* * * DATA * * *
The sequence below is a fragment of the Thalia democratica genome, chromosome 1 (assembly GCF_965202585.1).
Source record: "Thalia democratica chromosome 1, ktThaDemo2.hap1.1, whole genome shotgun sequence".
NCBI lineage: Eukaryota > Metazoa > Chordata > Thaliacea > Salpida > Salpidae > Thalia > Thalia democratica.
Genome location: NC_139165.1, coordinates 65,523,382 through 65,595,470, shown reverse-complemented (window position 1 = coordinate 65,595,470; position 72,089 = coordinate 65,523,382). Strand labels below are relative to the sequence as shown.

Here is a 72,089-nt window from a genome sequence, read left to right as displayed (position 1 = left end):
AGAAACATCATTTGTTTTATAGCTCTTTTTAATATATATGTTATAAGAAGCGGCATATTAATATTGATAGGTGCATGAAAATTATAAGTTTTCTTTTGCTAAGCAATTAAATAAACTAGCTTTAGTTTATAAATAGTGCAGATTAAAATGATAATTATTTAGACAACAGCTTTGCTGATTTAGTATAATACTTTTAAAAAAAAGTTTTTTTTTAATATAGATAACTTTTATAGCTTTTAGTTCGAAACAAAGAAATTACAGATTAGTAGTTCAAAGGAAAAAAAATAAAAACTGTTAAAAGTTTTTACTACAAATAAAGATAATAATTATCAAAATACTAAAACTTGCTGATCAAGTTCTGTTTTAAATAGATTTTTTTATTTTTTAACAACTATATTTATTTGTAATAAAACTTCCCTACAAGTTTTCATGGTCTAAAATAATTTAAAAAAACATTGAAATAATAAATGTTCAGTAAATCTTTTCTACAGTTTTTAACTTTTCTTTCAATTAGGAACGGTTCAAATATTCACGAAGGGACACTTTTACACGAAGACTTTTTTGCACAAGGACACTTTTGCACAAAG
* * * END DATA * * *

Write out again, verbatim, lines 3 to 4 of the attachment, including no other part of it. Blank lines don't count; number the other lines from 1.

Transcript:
NCBI lineage: Eukaryota > Metazoa > Chordata > Thaliacea > Salpida > Salpidae > Thalia > Thalia democratica.
Genome location: NC_139165.1, coordinates 65,523,382 through 65,595,470, shown reverse-complemented (window position 1 = coordinate 65,595,470; position 72,089 = coordinate 65,523,382). Strand labels below are relative to the sequence as shown.